Terms, shorthand, jargon, and other abbreviations defined.

BoM: Book of Mormon

covenant: a two-way promise with God, entered into by individuals and couples (marriage). The covenant maker promises to obey specific commandments and do specific things while God makes promises in return. Covenants are made and signified by ordinances (see below).

D&C: Doctrine and Covenants, a collection of revelations that members of The Church of Jesus Christ of Latter-day Saints accept as scripture, on par with the Holy Bible and The Book of Mormon.

Endowment: an ordinance (sacred ceremony) performed in Church of Jesus Christ of Latter-day Saints temples that is necessary for salvation. It includes making a set of covenants with God and receiving the promise of blessings in return.

Family Home Evening (FHE): every family (and individual) in the Church is asked to set aside one night a week to have a Gospel lesson. A typical FHE includes singing, prayers, a lesson, and sometimes an activity. The goal of FHE is to make the home the locus of Gospel learning and to strengthen families.

KJV: King James Version (translation) of the Bible.

natural man: the fallen and mortal part of our selves that stands in opposition to God; opposition because it is mortal and God is immortal, but also because the natural or fallen person is subject to temptation and frequently conflicts with godly characteristics and behaviors. (See Mosiah 3:19, BoM.)

ordinance: a ceremony or ritual tied to a specific covenant (promise with God) and performed by someone with authority from God. The Gospel of Jesus Christ describes the ordinances necessary for salvation and God’s church provides the required ordinances and access to God’s authority and power necessary to perform those ordinances. Individuals must participate in saving ordinances to receive eternal life.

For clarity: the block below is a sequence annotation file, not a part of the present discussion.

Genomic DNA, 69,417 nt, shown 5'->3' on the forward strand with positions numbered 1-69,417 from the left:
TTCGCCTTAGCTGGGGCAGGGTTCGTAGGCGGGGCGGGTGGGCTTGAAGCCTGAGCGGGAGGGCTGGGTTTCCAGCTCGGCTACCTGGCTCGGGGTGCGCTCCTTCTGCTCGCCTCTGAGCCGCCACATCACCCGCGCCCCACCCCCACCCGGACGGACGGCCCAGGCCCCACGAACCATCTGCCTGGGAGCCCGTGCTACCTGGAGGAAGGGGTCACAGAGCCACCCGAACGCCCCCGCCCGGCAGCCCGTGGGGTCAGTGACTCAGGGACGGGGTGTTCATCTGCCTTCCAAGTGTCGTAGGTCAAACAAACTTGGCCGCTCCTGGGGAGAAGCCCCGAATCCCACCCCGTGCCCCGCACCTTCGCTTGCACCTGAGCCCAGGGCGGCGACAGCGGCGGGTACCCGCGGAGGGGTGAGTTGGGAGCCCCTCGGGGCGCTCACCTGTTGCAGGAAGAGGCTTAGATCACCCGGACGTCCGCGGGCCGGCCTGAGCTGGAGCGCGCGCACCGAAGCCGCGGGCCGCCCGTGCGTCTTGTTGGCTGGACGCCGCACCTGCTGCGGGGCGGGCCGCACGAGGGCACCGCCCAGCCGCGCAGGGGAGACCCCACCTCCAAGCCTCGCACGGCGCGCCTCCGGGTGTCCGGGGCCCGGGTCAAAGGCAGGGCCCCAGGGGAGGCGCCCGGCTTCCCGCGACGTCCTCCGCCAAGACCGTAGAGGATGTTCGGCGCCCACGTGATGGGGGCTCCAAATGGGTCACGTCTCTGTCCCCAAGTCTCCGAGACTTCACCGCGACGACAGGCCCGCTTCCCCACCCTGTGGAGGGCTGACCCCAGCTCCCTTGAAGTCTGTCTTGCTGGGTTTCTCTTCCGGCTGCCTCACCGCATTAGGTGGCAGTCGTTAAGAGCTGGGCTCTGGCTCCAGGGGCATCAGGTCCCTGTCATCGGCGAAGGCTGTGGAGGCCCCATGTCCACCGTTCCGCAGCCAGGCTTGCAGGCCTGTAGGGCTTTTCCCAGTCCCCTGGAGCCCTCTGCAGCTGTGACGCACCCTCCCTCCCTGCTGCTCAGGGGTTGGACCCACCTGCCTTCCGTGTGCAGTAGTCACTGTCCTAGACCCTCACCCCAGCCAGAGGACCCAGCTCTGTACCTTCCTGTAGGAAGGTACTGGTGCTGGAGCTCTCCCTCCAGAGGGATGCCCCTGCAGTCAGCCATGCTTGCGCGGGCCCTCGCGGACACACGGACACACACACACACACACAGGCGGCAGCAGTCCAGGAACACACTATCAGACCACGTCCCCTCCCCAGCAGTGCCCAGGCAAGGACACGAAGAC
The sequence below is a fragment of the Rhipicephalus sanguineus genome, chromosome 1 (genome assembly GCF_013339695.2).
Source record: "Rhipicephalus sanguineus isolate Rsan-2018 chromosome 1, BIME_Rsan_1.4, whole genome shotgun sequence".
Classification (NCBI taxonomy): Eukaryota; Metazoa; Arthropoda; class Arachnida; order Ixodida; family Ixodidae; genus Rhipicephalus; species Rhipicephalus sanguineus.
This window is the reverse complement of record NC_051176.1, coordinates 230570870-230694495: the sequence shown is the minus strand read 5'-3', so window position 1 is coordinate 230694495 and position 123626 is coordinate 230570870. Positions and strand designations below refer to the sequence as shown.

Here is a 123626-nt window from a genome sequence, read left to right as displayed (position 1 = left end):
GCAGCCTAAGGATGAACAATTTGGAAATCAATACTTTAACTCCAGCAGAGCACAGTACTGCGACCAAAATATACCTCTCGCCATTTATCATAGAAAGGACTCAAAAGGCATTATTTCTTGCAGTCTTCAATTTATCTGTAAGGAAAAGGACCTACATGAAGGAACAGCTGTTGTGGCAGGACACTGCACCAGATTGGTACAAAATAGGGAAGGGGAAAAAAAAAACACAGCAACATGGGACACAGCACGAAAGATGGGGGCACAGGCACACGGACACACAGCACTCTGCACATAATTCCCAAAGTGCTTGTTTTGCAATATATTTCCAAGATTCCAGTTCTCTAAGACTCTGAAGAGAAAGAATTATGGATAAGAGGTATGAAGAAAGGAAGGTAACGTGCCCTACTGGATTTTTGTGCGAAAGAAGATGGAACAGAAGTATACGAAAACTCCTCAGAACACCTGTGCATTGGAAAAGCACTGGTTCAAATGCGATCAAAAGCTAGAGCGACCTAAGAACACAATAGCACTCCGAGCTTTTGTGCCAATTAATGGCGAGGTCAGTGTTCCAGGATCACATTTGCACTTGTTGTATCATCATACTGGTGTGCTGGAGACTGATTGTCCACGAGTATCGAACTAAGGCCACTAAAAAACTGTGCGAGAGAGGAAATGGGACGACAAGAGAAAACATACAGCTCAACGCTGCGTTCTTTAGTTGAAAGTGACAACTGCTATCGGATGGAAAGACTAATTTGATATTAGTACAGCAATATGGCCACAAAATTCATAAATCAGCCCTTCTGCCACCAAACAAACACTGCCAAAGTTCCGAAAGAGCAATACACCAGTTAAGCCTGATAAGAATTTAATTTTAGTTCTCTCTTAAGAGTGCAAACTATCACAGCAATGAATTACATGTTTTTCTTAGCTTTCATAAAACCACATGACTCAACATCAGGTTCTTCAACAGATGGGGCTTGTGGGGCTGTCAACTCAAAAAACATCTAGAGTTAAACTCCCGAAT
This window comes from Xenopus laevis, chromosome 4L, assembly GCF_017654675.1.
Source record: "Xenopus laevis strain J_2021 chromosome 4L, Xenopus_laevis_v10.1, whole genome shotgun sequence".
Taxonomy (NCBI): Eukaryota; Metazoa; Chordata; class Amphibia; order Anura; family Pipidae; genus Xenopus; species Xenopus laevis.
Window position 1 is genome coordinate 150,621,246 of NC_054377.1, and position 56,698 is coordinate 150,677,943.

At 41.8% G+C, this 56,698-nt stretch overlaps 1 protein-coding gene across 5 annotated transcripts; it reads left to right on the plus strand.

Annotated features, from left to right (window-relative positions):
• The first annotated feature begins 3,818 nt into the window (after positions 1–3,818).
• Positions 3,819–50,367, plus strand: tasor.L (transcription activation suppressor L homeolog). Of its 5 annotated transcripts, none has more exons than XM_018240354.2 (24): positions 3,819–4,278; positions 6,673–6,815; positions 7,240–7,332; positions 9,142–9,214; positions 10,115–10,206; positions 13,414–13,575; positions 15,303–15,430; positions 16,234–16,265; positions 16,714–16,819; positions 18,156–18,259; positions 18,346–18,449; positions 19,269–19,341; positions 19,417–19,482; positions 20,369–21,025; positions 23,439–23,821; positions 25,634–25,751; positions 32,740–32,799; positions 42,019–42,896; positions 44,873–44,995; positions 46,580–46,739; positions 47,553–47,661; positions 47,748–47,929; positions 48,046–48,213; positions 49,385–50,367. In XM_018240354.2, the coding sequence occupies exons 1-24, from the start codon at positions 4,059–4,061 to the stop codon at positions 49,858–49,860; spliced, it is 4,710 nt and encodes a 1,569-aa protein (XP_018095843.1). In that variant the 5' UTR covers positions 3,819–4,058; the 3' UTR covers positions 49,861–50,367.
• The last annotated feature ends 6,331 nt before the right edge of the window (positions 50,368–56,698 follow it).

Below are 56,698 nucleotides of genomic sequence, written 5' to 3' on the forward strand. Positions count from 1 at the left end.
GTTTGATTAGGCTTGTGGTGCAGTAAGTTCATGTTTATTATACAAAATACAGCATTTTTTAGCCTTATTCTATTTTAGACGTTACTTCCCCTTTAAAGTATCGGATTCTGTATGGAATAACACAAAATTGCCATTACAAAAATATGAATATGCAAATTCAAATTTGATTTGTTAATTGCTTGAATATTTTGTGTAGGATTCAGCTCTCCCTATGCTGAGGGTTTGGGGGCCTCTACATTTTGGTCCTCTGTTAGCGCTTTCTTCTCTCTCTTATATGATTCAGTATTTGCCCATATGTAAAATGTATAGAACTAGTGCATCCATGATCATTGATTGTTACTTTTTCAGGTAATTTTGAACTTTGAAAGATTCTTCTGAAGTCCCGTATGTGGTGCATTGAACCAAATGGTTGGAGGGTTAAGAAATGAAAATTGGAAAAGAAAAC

PoG: Pearl of Great Price

Restoration: following Jesus’ ascension into heaven and the deaths of His apostles, the priesthood was taken from the earth and Christ’s church no longer existed as He had established it. In 1820 Joseph Smith Jr. saw Heavenly Father and Jesus Christ in person. They called him as a prophet and initiated the Restoration of Christ’s church. In 1830 Joseph Smith Jr. officially organized The Church of Jesus Christ of Latter-day Saints, named by Jesus Christ Himself. The Church of Jesus Christ of Latter-day Saints follows the same organization as Christ’s ancient church, operates under the same priesthood, and provides the same ordinances necessary for salvation. The Church today is led by President Russell M. Nelson, the seventeenth prophet in an unbroken line of priesthood leadership.

set apart: when a person receives a calling (assignment) in the Church a member of the Bishopric or Branch Presidency gives them a special Priesthood blessing that officially designates their assignment, gives them the keys and skills necessary to complete their assignment, and also sometimes communicates counsel or other blessings from God to help the individual in his or her new assignment. It is safe to say that beyond the specifically LDS meaning we can also read into the phrase it’s literally meaning; when a person is set apart in his or her calling s/he is “set apart” or “designated” or “taken out of” their previous life mode or self-construct or normal routine to look at life and his or her congregation/community in a new way, as a servant of God with a new assignment for serving His children.

transfer: a measurement of six weeks used in Church of Jesus Christ of Latter-day Saint missions. Every six weeks missionaries are moved to new geographic areas of service or told to remain in their current area. Colleague assignments are also changed on this schedule.

the world: this generalizing term captures for Latter-day Saints the collective attitudes, media, people, and more that are considered contrary to or even antagonistic toward God, Church doctrine, morality, restored truth, Jesus Christ. “The world” conceptually aligns with the Church of Jesus Christ idea of carnality or the natural man. Most Latter-day Saints think of the oft repeated injunction to “be in the world but not of the world,” paraphrased from John 17 (NT). Latter-day Saints accept that they live in this world, as created for testing and spiritual growth, but believe that they should not succumb to worldly desires, temptations, praises, and honors.